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Short-lived IFN-? effector responses, but long-lived IL-10 memory responses, to malaria in an area of low malaria endemicity.


ABSTRACT: Immunity to malaria is widely believed to wane in the absence of reinfection, but direct evidence for the presence or absence of durable immunological memory to malaria is limited. Here, we analysed malaria-specific CD4+ T cell responses of individuals living in an area of low malaria transmission in northern Thailand, who had had a documented clinical attack of P. falciparum and/or P. vivax in the past 6 years. CD4+ T cell effector memory (CD45RO+) IFN-? (24 hours ex vivo restimulation) and cultured IL-10 (6 day secretion into culture supernatant) responses to malaria schizont antigens were detected only in malaria-exposed subjects and were more prominent in subjects with long-lived antibodies or memory B cells specific to malaria antigens. The number of IFN-?-producing effector memory T cells declined significantly over the 12 months of the study, and with time since last documented malaria infection, with an estimated half life of the response of 3.3 (95% CI 1.9-10.3) years. In sharp contrast, IL-10 responses were sustained for many years after last known malaria infection with no significant decline over at least 6 years. The observations have clear implications for understanding the immunoepidemiology of naturally acquired malaria infections and for malaria vaccine development.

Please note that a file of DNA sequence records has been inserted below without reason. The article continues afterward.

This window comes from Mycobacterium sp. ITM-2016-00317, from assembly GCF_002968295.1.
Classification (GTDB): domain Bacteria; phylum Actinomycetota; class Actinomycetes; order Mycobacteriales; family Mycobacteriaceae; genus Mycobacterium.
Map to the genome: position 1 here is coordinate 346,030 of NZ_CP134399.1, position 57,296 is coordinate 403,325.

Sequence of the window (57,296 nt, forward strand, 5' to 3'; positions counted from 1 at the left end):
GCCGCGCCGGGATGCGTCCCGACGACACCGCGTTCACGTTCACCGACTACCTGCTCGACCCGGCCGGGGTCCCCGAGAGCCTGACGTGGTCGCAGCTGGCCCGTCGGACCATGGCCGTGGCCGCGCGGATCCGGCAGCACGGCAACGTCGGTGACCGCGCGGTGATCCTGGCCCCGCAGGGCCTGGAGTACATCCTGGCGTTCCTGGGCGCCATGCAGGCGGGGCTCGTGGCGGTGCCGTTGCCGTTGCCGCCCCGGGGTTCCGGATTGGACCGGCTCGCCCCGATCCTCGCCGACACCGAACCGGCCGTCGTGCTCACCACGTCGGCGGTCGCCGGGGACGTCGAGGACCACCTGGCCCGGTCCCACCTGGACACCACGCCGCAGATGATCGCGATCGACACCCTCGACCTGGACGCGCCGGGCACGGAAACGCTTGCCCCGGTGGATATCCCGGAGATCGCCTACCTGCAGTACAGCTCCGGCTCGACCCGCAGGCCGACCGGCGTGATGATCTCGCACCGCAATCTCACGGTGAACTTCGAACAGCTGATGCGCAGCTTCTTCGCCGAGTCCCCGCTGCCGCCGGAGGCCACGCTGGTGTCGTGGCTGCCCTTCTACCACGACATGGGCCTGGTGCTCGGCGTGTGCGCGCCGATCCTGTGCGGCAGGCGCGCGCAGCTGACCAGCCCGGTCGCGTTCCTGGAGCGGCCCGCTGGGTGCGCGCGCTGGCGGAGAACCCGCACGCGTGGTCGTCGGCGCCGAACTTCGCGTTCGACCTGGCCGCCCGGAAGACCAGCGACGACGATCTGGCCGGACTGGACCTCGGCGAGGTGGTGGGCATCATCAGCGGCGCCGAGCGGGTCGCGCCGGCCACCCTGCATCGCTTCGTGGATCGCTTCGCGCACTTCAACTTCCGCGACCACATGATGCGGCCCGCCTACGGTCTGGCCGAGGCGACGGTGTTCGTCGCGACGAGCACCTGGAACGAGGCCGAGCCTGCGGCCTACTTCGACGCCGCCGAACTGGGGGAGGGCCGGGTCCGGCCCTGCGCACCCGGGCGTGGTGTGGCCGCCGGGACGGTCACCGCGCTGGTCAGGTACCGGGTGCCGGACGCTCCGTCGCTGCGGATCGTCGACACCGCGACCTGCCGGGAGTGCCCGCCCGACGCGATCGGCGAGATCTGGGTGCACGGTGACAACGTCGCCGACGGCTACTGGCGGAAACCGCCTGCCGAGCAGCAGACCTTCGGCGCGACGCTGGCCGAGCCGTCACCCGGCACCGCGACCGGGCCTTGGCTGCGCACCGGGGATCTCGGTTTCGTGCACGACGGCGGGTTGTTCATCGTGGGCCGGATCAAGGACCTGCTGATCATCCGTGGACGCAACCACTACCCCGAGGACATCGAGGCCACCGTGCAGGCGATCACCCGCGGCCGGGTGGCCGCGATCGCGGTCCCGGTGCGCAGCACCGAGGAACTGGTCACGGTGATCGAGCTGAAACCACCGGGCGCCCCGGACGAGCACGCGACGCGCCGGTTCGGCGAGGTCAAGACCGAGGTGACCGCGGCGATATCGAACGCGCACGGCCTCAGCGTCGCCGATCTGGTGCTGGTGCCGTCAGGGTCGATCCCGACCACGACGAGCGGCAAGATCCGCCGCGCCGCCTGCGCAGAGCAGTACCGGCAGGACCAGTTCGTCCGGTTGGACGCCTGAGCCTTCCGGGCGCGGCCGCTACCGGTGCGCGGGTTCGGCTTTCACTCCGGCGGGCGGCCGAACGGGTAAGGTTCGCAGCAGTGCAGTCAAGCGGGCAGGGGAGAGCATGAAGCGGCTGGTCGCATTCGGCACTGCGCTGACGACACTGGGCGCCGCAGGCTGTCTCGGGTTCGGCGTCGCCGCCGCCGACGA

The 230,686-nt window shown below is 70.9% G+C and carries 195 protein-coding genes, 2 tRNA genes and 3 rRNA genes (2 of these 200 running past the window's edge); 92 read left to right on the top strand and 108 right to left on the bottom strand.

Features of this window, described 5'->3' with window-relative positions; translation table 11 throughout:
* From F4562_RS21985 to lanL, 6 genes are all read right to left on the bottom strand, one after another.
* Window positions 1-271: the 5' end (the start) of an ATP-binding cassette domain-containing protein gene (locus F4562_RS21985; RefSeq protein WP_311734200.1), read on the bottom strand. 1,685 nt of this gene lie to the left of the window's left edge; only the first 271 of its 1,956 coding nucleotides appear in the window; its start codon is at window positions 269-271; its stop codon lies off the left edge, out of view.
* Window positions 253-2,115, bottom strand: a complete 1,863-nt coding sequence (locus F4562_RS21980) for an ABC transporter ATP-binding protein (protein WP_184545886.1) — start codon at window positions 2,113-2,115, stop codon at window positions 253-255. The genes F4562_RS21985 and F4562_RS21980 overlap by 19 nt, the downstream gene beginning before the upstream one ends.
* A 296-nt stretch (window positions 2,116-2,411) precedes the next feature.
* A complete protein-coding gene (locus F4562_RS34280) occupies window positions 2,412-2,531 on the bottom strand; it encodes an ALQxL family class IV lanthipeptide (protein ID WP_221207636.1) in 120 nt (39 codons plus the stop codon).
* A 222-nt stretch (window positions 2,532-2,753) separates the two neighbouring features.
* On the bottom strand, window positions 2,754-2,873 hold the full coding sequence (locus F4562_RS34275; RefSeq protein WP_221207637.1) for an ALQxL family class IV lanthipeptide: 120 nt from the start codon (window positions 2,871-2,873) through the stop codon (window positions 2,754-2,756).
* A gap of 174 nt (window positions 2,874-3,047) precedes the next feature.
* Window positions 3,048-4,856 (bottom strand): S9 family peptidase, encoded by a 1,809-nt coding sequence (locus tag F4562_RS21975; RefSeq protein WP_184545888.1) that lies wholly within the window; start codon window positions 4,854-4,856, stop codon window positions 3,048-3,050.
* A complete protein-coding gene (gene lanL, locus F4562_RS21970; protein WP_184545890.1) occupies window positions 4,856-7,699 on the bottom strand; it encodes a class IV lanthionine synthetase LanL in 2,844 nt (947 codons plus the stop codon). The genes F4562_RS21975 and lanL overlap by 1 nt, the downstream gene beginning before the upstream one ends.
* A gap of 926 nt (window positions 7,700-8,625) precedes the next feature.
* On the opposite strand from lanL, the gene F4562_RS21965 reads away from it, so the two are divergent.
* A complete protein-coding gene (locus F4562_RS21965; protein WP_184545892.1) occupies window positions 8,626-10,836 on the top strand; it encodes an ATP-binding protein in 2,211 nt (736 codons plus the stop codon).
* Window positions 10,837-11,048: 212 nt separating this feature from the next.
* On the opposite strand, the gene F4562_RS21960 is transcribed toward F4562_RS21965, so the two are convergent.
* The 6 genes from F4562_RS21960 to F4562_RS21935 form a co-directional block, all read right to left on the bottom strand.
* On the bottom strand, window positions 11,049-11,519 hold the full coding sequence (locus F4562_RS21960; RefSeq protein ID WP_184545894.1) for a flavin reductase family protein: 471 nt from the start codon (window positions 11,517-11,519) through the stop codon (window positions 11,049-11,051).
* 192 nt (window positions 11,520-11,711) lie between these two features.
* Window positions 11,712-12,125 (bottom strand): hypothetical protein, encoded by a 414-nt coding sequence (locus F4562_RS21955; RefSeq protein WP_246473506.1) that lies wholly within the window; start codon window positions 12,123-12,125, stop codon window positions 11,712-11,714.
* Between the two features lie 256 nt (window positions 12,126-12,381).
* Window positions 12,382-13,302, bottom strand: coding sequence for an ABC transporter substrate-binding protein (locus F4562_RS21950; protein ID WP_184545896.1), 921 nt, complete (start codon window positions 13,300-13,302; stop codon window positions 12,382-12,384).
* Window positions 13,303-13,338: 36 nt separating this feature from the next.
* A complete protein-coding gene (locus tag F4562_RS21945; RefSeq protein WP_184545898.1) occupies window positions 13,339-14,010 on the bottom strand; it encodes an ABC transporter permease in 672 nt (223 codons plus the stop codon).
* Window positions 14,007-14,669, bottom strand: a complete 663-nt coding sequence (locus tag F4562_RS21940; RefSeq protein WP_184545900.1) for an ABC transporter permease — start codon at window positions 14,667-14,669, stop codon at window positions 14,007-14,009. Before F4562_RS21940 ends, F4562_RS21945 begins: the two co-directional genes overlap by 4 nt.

SUBMITTER: Wipasa J 

PROVIDER: S-EPMC3037361 | BioStudies | 2011-01-01

REPOSITORIES: biostudies

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